Mark Reynolds hits the longest foul balls in the world. Some people might describe them as majestic.
That doesn't help your fantasy team, but I wanted to mention it anyway.
I think one ball traveled an estimated three miles last night, but it landed on the wrong side of the left field foul pole.
Straighten 'em out, Mark, and you're in business.
I'll hit you with a quick question, which we debated in the press box last night before heading to our cars:
Which ending was more exciting for you: Nick Markakis' leaping catch at Tropicana Field on April 2 or Adam Jones' walk-off homer last night?
I chose Markakis' catch simply because I've probably seen more walk-off homers, though they're always a rush, and the memory of last April's blown save from Michael Gonzalez at The Trop still hung over all of us.
Each time I was asked to predict where the Orioles would finish this season, I banged the same drum about how they could be .500 or slightly better if they avoided injuries to key players.
They also needed certain veterans to have bounce-back seasons and the rest of the division to come down to them.
One out of three isn't too bad, and certainly not in this sport.
Brian Matusz hasn't thrown an inning for them, and he'll make at least one more start in the minors. Justin Duchscherer remains at extended spring training, with no firm date for his next start down there. That's two-fifths of the projected opening day rotation.
I'll find the silver lining and point out that Zach Britton wouldn't have made 10 starts for the Orioles if Matusz hadn't gone on the disabled list with a strained left intercostal muscle. Britton was rushed to St. Petersburg, Fla., and held the Rays to one run over six innings April 3 - the first of his eight quality starts.
There's no silver lining in the Brian Roberts saga. The Orioles couldn't afford to lose him, and they've lost him. Again.
Robert Andino has started the last three games since Ryan Adams made his major league debut. One reason could be that Andino is viewed as one of the few substitute leadoff hitters on the roster. Manager Buck Showalter doesn't have many choices.
Felix Pie has batted first in Roberts' absence. I've suggested J.J. Hardy, but I should point out that he's done it once in his career.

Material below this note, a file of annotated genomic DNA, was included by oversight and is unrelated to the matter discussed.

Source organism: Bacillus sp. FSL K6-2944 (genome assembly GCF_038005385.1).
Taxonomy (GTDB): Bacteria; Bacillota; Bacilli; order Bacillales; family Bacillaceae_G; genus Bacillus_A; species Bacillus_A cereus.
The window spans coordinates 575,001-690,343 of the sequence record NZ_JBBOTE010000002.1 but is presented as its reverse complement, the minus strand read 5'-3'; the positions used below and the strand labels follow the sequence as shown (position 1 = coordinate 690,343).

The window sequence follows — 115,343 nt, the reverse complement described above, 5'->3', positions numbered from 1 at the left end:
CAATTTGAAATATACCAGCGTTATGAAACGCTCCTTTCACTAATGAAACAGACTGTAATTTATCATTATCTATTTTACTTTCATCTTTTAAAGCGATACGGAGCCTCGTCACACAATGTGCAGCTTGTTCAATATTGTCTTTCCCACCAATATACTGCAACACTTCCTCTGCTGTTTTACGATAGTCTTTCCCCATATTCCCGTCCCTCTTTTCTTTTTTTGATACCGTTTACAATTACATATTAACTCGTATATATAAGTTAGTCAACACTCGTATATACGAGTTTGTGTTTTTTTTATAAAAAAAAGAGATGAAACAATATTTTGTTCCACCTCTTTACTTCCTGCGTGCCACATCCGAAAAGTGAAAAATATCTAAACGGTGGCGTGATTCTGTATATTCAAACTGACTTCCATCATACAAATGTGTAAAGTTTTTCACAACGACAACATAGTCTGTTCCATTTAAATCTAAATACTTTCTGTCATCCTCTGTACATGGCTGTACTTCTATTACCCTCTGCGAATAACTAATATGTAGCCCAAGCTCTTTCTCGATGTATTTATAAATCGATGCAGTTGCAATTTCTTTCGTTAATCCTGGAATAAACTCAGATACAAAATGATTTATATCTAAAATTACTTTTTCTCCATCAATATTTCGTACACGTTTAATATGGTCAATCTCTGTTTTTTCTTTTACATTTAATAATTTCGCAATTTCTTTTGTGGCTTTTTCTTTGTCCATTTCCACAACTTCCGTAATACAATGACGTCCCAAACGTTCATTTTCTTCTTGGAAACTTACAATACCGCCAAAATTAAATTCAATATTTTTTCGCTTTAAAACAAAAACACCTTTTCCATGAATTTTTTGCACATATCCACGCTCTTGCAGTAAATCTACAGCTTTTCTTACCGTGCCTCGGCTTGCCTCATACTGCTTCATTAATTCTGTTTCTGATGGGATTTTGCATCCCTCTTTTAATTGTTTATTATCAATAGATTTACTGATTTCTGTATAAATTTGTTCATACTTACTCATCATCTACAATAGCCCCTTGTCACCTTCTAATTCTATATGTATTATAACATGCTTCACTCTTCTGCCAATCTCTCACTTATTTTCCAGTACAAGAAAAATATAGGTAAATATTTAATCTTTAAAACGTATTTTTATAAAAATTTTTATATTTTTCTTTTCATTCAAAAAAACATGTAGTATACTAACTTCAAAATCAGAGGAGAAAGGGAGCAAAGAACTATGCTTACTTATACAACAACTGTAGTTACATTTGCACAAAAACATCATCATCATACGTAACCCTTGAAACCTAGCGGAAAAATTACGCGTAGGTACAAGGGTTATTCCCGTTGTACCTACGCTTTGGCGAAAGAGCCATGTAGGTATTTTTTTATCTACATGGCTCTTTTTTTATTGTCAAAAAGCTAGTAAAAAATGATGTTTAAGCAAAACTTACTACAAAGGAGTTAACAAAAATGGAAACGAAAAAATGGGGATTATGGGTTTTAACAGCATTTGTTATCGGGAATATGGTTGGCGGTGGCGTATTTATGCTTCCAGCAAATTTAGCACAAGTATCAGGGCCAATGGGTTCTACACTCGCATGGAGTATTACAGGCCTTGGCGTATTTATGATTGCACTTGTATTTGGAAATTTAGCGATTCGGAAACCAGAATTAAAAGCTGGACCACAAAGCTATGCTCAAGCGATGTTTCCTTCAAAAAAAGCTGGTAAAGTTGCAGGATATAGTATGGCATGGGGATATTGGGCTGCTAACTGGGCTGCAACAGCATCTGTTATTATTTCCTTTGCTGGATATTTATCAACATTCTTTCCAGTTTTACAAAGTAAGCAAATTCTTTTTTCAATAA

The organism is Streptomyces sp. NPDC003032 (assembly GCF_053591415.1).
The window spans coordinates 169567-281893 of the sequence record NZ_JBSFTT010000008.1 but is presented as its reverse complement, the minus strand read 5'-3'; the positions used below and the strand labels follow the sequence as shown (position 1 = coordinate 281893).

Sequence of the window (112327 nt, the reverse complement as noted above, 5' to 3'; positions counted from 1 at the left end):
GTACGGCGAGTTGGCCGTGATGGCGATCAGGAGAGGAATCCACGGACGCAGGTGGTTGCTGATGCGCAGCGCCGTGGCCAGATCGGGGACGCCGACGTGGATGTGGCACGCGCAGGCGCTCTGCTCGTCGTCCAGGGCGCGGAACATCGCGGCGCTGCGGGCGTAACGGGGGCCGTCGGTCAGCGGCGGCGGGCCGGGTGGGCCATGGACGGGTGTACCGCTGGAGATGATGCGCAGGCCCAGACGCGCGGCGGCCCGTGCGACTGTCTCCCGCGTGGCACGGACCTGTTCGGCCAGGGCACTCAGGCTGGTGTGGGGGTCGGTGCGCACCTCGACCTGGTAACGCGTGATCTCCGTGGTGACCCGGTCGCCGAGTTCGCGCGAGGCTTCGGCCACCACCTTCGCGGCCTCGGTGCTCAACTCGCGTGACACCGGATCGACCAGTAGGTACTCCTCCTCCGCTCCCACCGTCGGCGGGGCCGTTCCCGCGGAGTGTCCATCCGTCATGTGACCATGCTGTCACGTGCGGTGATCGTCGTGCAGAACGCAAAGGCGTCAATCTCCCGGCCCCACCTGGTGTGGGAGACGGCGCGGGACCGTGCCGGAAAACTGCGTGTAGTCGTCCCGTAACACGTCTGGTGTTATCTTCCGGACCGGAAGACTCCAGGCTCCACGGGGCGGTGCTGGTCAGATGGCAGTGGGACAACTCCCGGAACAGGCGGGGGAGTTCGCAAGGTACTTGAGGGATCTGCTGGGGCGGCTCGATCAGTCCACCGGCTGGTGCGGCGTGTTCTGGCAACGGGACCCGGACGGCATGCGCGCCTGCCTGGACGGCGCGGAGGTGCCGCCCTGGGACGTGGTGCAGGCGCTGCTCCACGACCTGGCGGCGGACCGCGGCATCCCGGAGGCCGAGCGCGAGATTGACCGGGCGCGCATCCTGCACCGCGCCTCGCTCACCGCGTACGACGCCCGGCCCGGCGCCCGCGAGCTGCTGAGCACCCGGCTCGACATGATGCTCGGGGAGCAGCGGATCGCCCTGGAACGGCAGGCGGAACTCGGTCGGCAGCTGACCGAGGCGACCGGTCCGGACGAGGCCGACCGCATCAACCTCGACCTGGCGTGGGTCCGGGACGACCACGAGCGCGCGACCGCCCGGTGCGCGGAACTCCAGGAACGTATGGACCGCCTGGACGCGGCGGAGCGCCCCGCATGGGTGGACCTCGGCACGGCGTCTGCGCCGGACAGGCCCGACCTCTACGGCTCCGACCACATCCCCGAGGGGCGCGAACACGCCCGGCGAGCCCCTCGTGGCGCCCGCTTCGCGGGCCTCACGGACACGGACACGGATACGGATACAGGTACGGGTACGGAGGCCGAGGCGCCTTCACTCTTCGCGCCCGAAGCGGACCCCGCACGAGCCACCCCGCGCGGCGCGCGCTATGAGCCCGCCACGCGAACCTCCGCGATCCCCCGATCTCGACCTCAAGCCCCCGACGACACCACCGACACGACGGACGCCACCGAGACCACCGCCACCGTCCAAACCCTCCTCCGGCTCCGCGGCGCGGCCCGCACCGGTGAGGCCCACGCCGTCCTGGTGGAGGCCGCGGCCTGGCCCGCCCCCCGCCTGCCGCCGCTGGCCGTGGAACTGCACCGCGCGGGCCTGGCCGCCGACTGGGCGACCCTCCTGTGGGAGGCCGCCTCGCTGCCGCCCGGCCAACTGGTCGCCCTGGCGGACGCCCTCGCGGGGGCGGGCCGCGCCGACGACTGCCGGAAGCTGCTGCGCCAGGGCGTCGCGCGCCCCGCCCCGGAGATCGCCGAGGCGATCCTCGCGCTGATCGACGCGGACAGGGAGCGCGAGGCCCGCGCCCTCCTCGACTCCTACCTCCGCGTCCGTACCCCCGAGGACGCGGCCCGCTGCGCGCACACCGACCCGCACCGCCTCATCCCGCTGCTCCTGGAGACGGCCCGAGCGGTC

I'm not sure if it would really present too big of a challenge for him. Is it not in his skill set?
Thinking back to a phone conversation I had with Showalter over the winter, he mentioned Andino, Pie and Hardy as three possible leadoff hitters. He pointed out that Andino would have to make the club first. It wasn't a given as spring training approached.
Andino singled and walked last night. He also bunted into a double play after offering at the first pitch following back-to-backs walks by Royals rookie Danny Duffy.
I'll pose a bonus question before looking ahead to tonight's game:
Do the Orioles need to go outside the organization to find Roberts' replacement - he's expected to miss at least the next three weeks - or should they stick with Andino and Adams or dip into Triple-A Norfolk's roster for Brendan Harris or Nick Green?
The Orioles held onto Harris and Green in case they needed a middle infielder, and especially if Roberts hit the disabled list again. They stocked up on utility types.
Harris is batting .199 with eight doubles, one triple, four homers and 14 RBIs. Green is batting .201 with 10 doubles, six homers and 24 RBIs.
The Orioles get Royals right-hander Luke Hochevar tonight.
First, the good news: He's 0-3 with a 7.66 ERA in four career starts against them.
Now, the bad news: He's registered four straight quality starts this season, and allowed one earned run in two of his last three games totaling 15 2/3 innings.
Pie is 3-for-5 with a triple and two RBIs against Hochevar.
It looks like he'll be batting first tonight.
Jake Arrieta was responsible for the Orioles' only win in Kansas City earlier this month. He held the Royals to one run and three hits in seven innings, and he struck out eight batters.
Arrieta needs to rid himself of the stench from Friday night's 17-5 game. He got the Nationals' party started by surrendering six runs and six hits, and walking three, in 3 2/3 innings.
Yeah, he was the guy. It's easy to forget who started that debacle.
A hot shower isn't enough, but a quality start might do the trick.